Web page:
Edward de Bono in conversation with Richard Aedy - Happy + Well : Happy + Well

Edward de Bono in conversation with Richard Aedy

Written by on October 29, 2015 in Learning with 1 Comment

edward“Very few people have thought more about thinking than Edward de Bono,” Richard Aedy says.

RA: Why is thinking important?

EdB: Without thinking, there’s not much you can do but repeat, repeat and follow instructions.

RA: What are some of the errors in our thinking?

EdB: For 2,400 years, we have loved argument. Why? Because argument allows the ego to show off or prove someone wrong. Argument is a very inefficient way of exploring a subject. In argument, the mood is negative, destructive – trying to prove the other person wrong. Only the negative parts of the brain are switched on during argument.

RA: Why is parallel thinking important?

EdB: Parallel thinking is thinking alongside someone’s ideas. That’s the where the six hats come in: six different modes, six moods. Everyone does their best to think from each of the different hats. It’s much faster than arguing and more efficient – meeting times can become reduced a tenth of the usual time.

The most significant behaviour of the brain is humour. This indicates the brain is working in a patterning system. That’s what lateral thinking is based on – the patterning system.

RA: Lateral thinking was a big turning point.

EdB: In the past, we devoted thinking to finding the truth, in science and religion. A lot of people still think that truth is the main aim of thinking. A few years ago I invented the word ‘EBNE’: excellent but not enough. Argument is EBNE.

RA: Syria might be the most intractable problem there is in the world, currently.

EdB: Yes, for a very simple reason. A caveman would respond to a standard problem in a standard way, and this is the pattern humans have followed in their problem-solving to this day. If something comes along that is not standard, which is Syria, noone knows what to do. For Syria, there is a simple solution: a dual government system. One government that focuses on stability, and one that allows them to focus on welfare.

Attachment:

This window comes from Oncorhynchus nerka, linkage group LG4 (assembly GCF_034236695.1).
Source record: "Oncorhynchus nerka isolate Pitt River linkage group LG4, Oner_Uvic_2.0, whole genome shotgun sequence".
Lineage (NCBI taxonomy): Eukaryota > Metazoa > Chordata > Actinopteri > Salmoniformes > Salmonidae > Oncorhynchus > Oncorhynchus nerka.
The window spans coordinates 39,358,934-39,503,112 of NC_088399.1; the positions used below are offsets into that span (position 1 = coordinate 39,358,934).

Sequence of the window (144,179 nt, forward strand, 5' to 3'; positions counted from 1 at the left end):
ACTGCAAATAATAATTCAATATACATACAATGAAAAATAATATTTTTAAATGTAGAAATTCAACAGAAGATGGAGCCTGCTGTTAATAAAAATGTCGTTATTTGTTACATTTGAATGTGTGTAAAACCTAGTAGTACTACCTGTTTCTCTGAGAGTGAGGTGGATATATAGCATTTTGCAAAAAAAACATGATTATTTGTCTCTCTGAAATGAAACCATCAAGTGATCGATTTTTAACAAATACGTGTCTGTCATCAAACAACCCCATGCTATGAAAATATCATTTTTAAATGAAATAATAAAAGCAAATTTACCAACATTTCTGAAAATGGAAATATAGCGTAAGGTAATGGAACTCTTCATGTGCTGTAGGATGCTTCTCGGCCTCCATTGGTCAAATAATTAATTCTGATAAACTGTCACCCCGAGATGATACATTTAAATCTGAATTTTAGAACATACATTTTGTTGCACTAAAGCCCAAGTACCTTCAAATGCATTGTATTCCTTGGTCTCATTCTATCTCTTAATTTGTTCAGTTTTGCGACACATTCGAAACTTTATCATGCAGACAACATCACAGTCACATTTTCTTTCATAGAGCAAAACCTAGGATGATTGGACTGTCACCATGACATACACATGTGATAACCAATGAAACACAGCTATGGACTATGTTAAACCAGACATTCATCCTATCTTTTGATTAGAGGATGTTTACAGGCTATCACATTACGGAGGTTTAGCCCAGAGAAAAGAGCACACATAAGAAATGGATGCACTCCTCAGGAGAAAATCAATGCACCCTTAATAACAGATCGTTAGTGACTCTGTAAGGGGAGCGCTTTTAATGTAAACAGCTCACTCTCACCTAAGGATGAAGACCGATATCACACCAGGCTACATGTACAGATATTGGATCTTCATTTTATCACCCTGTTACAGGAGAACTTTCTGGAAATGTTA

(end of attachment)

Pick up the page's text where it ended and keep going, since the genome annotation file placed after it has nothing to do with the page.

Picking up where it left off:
RA: But that’s not going to happen.

EdB: It could.

RA: How satisfied are you with your work?

EdB: The six hats are taught around the world, there’s a big following in China.

 

Edward de Bono is a Maltese physician, psychologist, author, inventor and consultant. He originated the term lateral thinking, wrote the book Six Thinking Hats and is a proponent of the teaching of thinking as a subject in schools.

Richard Aedy is an Australian journalist. He currently presents the Australian Broadcasting Corporation’s ABC Local Radio program Sunday Profile. 

 

 

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  1. whiteleycho says:

    Great ideas from great thinkers. I love the idea that laughing promotes better thinking. I am a great believer in happiness and its benefits. Happiness not only helps thinking, but also health, productivity and relationships. Let happy days reign supreme in our way of living.

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